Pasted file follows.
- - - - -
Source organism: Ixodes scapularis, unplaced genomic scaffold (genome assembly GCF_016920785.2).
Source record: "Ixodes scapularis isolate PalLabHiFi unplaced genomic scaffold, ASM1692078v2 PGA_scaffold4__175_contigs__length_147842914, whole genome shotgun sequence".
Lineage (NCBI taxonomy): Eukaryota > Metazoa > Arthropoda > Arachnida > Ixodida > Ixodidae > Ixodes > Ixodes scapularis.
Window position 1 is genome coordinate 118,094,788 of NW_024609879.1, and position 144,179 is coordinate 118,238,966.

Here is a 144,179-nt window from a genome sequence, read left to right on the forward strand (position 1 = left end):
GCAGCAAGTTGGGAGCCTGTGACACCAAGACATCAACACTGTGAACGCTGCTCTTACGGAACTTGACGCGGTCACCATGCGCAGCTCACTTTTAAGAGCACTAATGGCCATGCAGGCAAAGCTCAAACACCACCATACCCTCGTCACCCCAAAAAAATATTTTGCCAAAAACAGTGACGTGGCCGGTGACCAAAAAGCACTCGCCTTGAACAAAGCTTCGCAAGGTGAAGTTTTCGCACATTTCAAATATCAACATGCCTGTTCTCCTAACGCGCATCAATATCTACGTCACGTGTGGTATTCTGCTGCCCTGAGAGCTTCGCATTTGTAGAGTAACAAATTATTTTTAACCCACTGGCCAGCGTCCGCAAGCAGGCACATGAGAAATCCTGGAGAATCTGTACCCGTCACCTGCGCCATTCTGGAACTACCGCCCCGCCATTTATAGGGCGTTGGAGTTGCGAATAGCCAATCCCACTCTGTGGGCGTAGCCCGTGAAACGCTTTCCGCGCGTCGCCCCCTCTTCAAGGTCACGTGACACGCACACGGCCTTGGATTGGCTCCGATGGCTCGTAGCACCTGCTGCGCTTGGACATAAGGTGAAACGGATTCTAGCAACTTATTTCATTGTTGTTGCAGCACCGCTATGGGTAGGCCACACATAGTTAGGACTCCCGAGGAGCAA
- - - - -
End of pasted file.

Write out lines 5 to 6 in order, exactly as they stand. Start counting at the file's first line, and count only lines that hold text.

Here is a 144,179-nt window from a genome sequence, read left to right on the forward strand (position 1 = left end):
GCAGCAAGTTGGGAGCCTGTGACACCAAGACATCAACACTGTGAACGCTGCTCTTACGGAACTTGACGCGGTCACCATGCGCAGCTCACTTTTAAGAGCACTAATGGCCATGCAGGCAAAGCTCAAACACCACCATACCCTCGTCACCCCAAAAAAATATTTTGCCAAAAACAGTGACGTGGCCGGTGACCAAAAAGCACTCGCCTTGAACAAAGCTTCGCAAGGTGAAGTTTTCGCACATTTCAAATATCAACATGCCTGTTCTCCTAACGCGCATCAATATCTACGTCACGTGTGGTATTCTGCTGCCCTGAGAGCTTCGCATTTGTAGAGTAACAAATTATTTTTAACCCACTGGCCAGCGTCCGCAAGCAGGCACATGAGAAATCCTGGAGAATCTGTACCCGTCACCTGCGCCATTCTGGAACTACCGCCCCGCCATTTATAGGGCGTTGGAGTTGCGAATAGCCAATCCCACTCTGTGGGCGTAGCCCGTGAAACGCTTTCCGCGCGTCGCCCCCTCTTCAAGGTCACGTGACACGCACACGGCCTTGGATTGGCTCCGATGGCTCGTAGCACCTGCTGCGCTTGGACATAAGGTGAAACGGATTCTAGCAACTTATTTCATTGTTGTTGCAGCACCGCTATGGGTAGGCCACACATAGTTAGGACTCCCGAGGAGCAA